Life science research and diagnostic company Qiagen learned years ago that younger scientists were increasingly digital and weren't interested in traditional sales methods, such as on-site visits and in-person meetings. The company needed to reach its target audience in the digital world.

As part of its digital transformation, Venlo, Netherlands-based Qiagen developed 10 new tools, including one that it calls the sales cockpit, an insight-delivering app store. As part of the effort, 10 data sources and four new data streams were combined into one analytics database. Information found there includes customers' purchase histories, biotech domain data, funding information, published articles and crawled websites.

With this data, "we know better what customers would like to buy," sometimes before they do, says Florian Wegener, vice president and head of e-commerce at Qiagen.

The system can also identify funding and grants received for academic research, which funds about half of Qiagen's business, says Mathew Anderson, head of e-commerce business solutions. "Being able to pull that grant data, overlay it with our CRM tool, and understand where we can target" upcoming research is very valuable, he says.

The sales cockpit has increased the efficiency of Qiagen's salesforce by 30%, and Wegener says the digital channel now generates 20% of the company's global revenue.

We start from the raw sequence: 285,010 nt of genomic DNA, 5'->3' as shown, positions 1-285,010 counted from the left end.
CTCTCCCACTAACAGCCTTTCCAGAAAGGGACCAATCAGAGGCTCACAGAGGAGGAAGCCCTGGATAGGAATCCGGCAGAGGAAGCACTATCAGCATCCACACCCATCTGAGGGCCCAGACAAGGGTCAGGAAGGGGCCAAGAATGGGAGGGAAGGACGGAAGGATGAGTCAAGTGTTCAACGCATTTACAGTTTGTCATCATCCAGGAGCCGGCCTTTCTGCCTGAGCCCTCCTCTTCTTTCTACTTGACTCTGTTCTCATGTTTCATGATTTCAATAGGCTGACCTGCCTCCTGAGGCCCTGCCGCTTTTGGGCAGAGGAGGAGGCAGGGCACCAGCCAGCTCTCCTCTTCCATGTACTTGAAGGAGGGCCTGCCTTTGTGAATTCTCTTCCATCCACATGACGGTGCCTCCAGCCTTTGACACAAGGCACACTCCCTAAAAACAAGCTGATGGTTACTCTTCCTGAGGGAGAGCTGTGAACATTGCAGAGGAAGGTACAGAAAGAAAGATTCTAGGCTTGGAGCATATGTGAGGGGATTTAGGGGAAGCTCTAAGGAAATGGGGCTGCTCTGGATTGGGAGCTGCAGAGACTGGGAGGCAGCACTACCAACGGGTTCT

IDG Insider


« Emerging technologies are poking holes in security


Move over EVs; hydrogen fuel cell vehicles may soon pass you by »
IDG News Service

The IDG News Service is the world's leading daily source of global IT news, commentary and editorial resources. The News Service distributes content to IDG's more than 300 IT publications in more than 60 countries.

  • Mail

Recommended for You

Future-proofing the Middle East

Keri Allan looks at the latest trends and technologies

FinancialForce profits from PSA investment

Martin Veitch's inside track on today’s tech trends

Amazon Cloud looms over China: Bezos enters Alibaba home ground

Lewis Page gets down to business across global tech


Do you think your smartphone is making you a workaholic?